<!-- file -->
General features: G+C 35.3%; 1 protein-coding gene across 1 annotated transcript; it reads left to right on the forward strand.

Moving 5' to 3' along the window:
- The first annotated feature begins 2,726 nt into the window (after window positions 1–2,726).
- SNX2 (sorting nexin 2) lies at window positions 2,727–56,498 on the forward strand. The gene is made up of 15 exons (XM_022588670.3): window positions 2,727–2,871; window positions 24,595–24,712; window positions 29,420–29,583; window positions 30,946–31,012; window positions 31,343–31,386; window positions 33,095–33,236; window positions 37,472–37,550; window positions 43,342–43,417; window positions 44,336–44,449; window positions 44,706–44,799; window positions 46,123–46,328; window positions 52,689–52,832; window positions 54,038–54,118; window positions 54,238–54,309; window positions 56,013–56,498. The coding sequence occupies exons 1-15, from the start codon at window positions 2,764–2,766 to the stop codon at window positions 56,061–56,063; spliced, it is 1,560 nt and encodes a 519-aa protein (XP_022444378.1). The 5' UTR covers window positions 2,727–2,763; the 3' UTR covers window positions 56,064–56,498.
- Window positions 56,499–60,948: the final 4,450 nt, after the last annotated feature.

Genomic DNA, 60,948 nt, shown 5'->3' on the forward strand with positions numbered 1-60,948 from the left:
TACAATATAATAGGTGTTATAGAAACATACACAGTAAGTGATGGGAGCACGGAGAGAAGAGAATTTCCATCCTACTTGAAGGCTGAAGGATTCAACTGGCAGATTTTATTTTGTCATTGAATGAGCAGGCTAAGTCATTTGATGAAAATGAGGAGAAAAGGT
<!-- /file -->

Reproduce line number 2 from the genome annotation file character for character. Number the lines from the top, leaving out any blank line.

Moving 5' to 3' along the window: